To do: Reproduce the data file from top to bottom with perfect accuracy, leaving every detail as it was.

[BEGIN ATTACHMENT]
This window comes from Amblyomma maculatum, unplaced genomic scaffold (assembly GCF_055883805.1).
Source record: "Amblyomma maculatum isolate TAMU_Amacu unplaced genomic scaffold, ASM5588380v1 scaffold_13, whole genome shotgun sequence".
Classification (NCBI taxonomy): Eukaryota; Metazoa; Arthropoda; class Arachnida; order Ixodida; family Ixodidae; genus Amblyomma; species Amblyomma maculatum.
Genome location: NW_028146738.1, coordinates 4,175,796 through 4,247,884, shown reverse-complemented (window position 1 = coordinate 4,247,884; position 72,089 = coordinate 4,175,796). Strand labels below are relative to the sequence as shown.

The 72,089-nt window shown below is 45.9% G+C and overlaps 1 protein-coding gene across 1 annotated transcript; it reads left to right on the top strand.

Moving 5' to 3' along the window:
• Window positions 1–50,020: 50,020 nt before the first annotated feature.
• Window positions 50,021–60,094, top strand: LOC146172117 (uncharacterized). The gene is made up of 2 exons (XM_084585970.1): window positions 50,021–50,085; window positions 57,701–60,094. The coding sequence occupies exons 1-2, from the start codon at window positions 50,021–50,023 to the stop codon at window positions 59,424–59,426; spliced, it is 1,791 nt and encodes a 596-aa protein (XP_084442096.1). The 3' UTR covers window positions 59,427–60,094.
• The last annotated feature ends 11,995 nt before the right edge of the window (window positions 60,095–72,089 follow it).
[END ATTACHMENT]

This window comes from Amblyomma maculatum, unplaced genomic scaffold (assembly GCF_055883805.1).
Source record: "Amblyomma maculatum isolate TAMU_Amacu unplaced genomic scaffold, ASM5588380v1 scaffold_13, whole genome shotgun sequence".
Classification (NCBI taxonomy): Eukaryota; Metazoa; Arthropoda; class Arachnida; order Ixodida; family Ixodidae; genus Amblyomma; species Amblyomma maculatum.
Genome location: NW_028146738.1, coordinates 4,175,796 through 4,247,884, shown reverse-complemented (window position 1 = coordinate 4,247,884; position 72,089 = coordinate 4,175,796). Strand labels below are relative to the sequence as shown.

The 72,089-nt window shown below is 45.9% G+C and overlaps 1 protein-coding gene across 1 annotated transcript; it reads left to right on the top strand.

Moving 5' to 3' along the window:
• Window positions 1–50,020: 50,020 nt before the first annotated feature.
• Window positions 50,021–60,094, top strand: LOC146172117 (uncharacterized). The gene is made up of 2 exons (XM_084585970.1): window positions 50,021–50,085; window positions 57,701–60,094. The coding sequence occupies exons 1-2, from the start codon at window positions 50,021–50,023 to the stop codon at window positions 59,424–59,426; spliced, it is 1,791 nt and encodes a 596-aa protein (XP_084442096.1). The 3' UTR covers window positions 59,427–60,094.
• The last annotated feature ends 11,995 nt before the right edge of the window (window positions 60,095–72,089 follow it).